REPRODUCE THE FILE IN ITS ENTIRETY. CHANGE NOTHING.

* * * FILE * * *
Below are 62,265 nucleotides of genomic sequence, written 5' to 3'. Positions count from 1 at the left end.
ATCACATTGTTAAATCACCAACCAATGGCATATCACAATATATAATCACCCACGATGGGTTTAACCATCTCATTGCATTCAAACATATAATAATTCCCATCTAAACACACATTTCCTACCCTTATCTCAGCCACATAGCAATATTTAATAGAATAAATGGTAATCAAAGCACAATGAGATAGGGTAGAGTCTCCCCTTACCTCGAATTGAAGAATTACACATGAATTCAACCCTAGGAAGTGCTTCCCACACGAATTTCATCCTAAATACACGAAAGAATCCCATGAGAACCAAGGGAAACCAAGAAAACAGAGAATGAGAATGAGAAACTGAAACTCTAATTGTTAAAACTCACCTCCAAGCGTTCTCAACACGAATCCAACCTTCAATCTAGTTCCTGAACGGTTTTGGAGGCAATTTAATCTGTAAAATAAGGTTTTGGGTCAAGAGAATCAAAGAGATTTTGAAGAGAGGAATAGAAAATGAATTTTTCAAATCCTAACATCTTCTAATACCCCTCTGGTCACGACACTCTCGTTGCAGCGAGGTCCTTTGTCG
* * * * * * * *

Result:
Below are 62,265 nucleotides of genomic sequence, written 5' to 3'. Positions count from 1 at the left end.
ATCACATTGTTAAATCACCAACCAATGGCATATCACAATATATAATCACCCACGATGGGTTTAACCATCTCATTGCATTCAAACATATAATAATTCCCATCTAAACACACATTTCCTACCCTTATCTCAGCCACATAGCAATATTTAATAGAATAAATGGTAATCAAAGCACAATGAGATAGGGTAGAGTCTCCCCTTACCTCGAATTGAAGAATTACACATGAATTCAACCCTAGGAAGTGCTTCCCACACGAATTTCATCCTAAATACACGAAAGAATCCCATGAGAACCAAGGGAAACCAAGAAAACAGAGAATGAGAATGAGAAACTGAAACTCTAATTGTTAAAACTCACCTCCAAGCGTTCTCAACACGAATCCAACCTTCAATCTAGTTCCTGAACGGTTTTGGAGGCAATTTAATCTGTAAAATAAGGTTTTGGGTCAAGAGAATCAAAGAGATTTTGAAGAGAGGAATAGAAAATGAATTTTTCAAATCCTAACATCTTCTAATACCCCTCTGGTCACGACACTCTCGTTGCAGCGAGGTCCTTTGTCG